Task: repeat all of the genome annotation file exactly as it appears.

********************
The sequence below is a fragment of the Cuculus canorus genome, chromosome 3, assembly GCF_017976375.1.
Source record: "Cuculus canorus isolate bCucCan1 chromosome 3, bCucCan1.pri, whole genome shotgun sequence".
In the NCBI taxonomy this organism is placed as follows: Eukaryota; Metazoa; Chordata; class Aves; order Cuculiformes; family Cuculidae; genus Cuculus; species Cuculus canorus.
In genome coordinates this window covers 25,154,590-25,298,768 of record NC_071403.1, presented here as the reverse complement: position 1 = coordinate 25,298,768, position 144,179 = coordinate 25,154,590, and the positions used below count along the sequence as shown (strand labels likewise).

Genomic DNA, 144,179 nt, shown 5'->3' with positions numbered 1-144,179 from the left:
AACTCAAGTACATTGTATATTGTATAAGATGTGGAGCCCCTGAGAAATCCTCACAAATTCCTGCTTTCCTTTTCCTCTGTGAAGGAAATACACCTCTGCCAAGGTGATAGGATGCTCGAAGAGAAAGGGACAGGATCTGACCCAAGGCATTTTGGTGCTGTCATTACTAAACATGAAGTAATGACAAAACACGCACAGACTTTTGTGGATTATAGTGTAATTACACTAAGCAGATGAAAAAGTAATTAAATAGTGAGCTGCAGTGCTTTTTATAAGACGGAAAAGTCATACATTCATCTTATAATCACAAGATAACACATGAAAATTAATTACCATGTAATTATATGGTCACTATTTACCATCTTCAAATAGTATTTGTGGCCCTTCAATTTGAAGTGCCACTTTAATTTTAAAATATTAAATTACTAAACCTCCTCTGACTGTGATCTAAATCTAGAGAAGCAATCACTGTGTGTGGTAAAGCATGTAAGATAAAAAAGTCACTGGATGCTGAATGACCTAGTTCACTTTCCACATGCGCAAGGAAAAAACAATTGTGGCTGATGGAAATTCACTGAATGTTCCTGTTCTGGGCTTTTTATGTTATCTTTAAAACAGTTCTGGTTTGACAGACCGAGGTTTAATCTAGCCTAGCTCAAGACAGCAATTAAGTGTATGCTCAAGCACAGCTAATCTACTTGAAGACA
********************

The sequence below is a fragment of the Cuculus canorus genome, chromosome 3, assembly GCF_017976375.1.
Source record: "Cuculus canorus isolate bCucCan1 chromosome 3, bCucCan1.pri, whole genome shotgun sequence".
In the NCBI taxonomy this organism is placed as follows: Eukaryota; Metazoa; Chordata; class Aves; order Cuculiformes; family Cuculidae; genus Cuculus; species Cuculus canorus.
In genome coordinates this window covers 25,154,590-25,298,768 of record NC_071403.1, presented here as the reverse complement: position 1 = coordinate 25,298,768, position 144,179 = coordinate 25,154,590, and the positions used below count along the sequence as shown (strand labels likewise).

Genomic DNA, 144,179 nt, shown 5'->3' with positions numbered 1-144,179 from the left:
AACTCAAGTACATTGTATATTGTATAAGATGTGGAGCCCCTGAGAAATCCTCACAAATTCCTGCTTTCCTTTTCCTCTGTGAAGGAAATACACCTCTGCCAAGGTGATAGGATGCTCGAAGAGAAAGGGACAGGATCTGACCCAAGGCATTTTGGTGCTGTCATTACTAAACATGAAGTAATGACAAAACACGCACAGACTTTTGTGGATTATAGTGTAATTACACTAAGCAGATGAAAAAGTAATTAAATAGTGAGCTGCAGTGCTTTTTATAAGACGGAAAAGTCATACATTCATCTTATAATCACAAGATAACACATGAAAATTAATTACCATGTAATTATATGGTCACTATTTACCATCTTCAAATAGTATTTGTGGCCCTTCAATTTGAAGTGCCACTTTAATTTTAAAATATTAAATTACTAAACCTCCTCTGACTGTGATCTAAATCTAGAGAAGCAATCACTGTGTGTGGTAAAGCATGTAAGATAAAAAAGTCACTGGATGCTGAATGACCTAGTTCACTTTCCACATGCGCAAGGAAAAAACAATTGTGGCTGATGGAAATTCACTGAATGTTCCTGTTCTGGGCTTTTTATGTTATCTTTAAAACAGTTCTGGTTTGACAGACCGAGGTTTAATCTAGCCTAGCTCAAGACAGCAATTAAGTGTATGCTCAAGCACAGCTAATCTACTTGAAGACA